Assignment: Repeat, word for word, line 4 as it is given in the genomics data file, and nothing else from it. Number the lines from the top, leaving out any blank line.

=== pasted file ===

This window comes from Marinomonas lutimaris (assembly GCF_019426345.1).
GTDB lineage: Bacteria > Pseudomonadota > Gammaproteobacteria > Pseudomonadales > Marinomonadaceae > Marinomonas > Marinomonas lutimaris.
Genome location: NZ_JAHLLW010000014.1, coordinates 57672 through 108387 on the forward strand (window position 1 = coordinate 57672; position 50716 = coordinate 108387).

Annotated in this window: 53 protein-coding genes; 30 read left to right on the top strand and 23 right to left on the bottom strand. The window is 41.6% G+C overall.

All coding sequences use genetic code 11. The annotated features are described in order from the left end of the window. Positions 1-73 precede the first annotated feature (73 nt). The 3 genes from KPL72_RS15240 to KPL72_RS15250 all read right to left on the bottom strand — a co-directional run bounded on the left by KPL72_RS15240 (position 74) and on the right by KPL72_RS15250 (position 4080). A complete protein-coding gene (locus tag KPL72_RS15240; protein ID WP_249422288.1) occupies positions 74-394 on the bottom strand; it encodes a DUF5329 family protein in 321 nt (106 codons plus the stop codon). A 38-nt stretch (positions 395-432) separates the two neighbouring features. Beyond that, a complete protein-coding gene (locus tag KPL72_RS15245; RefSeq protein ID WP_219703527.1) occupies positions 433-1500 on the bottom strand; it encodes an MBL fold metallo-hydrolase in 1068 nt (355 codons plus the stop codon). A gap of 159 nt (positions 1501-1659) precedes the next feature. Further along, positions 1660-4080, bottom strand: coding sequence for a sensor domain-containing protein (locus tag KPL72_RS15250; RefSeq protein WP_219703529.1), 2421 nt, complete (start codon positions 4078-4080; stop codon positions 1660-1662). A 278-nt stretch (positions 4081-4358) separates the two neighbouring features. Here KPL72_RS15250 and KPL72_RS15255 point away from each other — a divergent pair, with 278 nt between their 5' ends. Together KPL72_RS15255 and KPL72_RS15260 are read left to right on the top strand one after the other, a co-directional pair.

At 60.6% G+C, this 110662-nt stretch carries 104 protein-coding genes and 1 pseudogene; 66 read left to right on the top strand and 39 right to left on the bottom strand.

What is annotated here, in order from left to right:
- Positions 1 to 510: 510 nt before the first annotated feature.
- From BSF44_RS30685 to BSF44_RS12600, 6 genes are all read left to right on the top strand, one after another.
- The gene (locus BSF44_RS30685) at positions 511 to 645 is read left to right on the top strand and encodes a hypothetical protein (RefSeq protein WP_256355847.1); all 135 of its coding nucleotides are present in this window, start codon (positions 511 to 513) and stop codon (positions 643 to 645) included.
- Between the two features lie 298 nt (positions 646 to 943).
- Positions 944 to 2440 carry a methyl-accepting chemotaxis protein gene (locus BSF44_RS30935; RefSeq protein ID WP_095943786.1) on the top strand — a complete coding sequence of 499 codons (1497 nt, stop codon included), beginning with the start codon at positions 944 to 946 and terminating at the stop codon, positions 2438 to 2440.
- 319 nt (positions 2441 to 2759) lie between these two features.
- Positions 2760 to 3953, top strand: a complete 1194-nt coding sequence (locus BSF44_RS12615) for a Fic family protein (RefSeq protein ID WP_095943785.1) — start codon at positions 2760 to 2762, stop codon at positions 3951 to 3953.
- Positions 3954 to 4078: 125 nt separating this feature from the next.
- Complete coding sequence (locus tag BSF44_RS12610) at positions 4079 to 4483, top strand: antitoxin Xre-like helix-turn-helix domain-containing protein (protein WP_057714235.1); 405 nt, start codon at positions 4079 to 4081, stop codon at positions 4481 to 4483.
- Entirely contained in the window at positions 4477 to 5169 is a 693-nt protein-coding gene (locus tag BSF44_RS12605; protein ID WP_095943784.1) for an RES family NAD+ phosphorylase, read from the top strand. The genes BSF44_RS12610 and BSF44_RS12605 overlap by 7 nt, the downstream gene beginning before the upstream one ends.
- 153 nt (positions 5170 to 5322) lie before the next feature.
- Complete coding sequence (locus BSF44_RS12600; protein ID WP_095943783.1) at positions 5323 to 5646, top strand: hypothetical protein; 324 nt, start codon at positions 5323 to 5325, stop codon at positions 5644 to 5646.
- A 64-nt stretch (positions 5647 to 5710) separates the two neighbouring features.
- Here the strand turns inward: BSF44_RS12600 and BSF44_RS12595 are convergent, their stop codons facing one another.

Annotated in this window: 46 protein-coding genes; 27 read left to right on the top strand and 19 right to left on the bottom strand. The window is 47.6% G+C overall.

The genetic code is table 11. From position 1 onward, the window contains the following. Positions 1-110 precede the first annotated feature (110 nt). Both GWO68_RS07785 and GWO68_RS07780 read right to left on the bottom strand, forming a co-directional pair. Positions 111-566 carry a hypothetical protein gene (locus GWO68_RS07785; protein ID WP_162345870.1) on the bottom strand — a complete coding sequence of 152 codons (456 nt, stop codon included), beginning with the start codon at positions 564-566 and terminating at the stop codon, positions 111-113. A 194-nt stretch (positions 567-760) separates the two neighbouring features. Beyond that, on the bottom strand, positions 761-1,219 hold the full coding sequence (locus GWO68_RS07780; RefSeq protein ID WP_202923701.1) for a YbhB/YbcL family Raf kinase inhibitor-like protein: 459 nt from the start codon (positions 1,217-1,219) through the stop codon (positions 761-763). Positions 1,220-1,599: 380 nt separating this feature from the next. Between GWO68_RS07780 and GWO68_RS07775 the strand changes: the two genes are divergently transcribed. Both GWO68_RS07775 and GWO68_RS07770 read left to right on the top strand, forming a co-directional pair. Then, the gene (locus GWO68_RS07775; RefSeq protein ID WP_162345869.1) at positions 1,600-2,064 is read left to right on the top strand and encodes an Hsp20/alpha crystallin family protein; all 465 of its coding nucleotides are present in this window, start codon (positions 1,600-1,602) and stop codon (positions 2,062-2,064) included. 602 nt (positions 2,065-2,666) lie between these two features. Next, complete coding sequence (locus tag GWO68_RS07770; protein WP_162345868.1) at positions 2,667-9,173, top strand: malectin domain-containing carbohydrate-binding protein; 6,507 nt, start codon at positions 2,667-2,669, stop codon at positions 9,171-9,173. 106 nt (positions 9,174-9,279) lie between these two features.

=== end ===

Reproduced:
Annotated in this window: 53 protein-coding genes; 30 read left to right on the top strand and 23 right to left on the bottom strand. The window is 41.6% G+C overall.